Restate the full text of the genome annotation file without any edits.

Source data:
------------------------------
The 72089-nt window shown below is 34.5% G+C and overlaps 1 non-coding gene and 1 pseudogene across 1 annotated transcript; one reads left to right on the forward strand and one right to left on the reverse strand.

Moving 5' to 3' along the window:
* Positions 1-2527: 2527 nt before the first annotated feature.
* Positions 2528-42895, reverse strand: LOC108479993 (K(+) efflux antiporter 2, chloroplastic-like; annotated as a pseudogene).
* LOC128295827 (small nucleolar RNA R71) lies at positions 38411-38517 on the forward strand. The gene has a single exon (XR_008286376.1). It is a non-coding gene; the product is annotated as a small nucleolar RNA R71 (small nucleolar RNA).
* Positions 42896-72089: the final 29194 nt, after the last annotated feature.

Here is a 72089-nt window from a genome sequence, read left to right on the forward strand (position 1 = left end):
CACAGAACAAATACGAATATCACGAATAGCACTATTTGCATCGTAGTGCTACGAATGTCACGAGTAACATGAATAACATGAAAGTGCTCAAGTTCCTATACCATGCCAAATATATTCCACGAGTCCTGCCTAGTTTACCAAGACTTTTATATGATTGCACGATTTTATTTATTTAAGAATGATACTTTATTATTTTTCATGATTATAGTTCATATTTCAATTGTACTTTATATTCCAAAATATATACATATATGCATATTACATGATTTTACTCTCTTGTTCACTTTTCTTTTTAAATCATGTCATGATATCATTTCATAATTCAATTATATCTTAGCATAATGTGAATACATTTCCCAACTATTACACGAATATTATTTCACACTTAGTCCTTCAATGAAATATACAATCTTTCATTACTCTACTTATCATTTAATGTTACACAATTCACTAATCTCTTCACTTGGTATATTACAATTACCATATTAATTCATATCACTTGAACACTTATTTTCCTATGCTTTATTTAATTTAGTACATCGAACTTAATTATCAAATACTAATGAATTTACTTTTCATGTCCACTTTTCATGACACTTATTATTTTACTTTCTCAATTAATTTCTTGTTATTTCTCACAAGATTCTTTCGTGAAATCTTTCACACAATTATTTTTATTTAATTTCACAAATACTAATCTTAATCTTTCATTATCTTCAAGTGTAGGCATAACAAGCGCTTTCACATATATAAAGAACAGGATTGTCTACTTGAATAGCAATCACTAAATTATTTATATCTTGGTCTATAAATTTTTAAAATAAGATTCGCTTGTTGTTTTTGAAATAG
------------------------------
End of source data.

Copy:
The 72089-nt window shown below is 34.5% G+C and overlaps 1 non-coding gene and 1 pseudogene across 1 annotated transcript; one reads left to right on the forward strand and one right to left on the reverse strand.

Moving 5' to 3' along the window:
* Positions 1-2527: 2527 nt before the first annotated feature.
* Positions 2528-42895, reverse strand: LOC108479993 (K(+) efflux antiporter 2, chloroplastic-like; annotated as a pseudogene).
* LOC128295827 (small nucleolar RNA R71) lies at positions 38411-38517 on the forward strand. The gene has a single exon (XR_008286376.1). It is a non-coding gene; the product is annotated as a small nucleolar RNA R71 (small nucleolar RNA).
* Positions 42896-72089: the final 29194 nt, after the last annotated feature.

Here is a 72089-nt window from a genome sequence, read left to right on the forward strand (position 1 = left end):
CACAGAACAAATACGAATATCACGAATAGCACTATTTGCATCGTAGTGCTACGAATGTCACGAGTAACATGAATAACATGAAAGTGCTCAAGTTCCTATACCATGCCAAATATATTCCACGAGTCCTGCCTAGTTTACCAAGACTTTTATATGATTGCACGATTTTATTTATTTAAGAATGATACTTTATTATTTTTCATGATTATAGTTCATATTTCAATTGTACTTTATATTCCAAAATATATACATATATGCATATTACATGATTTTACTCTCTTGTTCACTTTTCTTTTTAAATCATGTCATGATATCATTTCATAATTCAATTATATCTTAGCATAATGTGAATACATTTCCCAACTATTACACGAATATTATTTCACACTTAGTCCTTCAATGAAATATACAATCTTTCATTACTCTACTTATCATTTAATGTTACACAATTCACTAATCTCTTCACTTGGTATATTACAATTACCATATTAATTCATATCACTTGAACACTTATTTTCCTATGCTTTATTTAATTTAGTACATCGAACTTAATTATCAAATACTAATGAATTTACTTTTCATGTCCACTTTTCATGACACTTATTATTTTACTTTCTCAATTAATTTCTTGTTATTTCTCACAAGATTCTTTCGTGAAATCTTTCACACAATTATTTTTATTTAATTTCACAAATACTAATCTTAATCTTTCATTATCTTCAAGTGTAGGCATAACAAGCGCTTTCACATATATAAAGAACAGGATTGTCTACTTGAATAGCAATCACTAAATTATTTATATCTTGGTCTATAAATTTTTAAAATAAGATTCGCTTGTTGTTTTTGAAATAG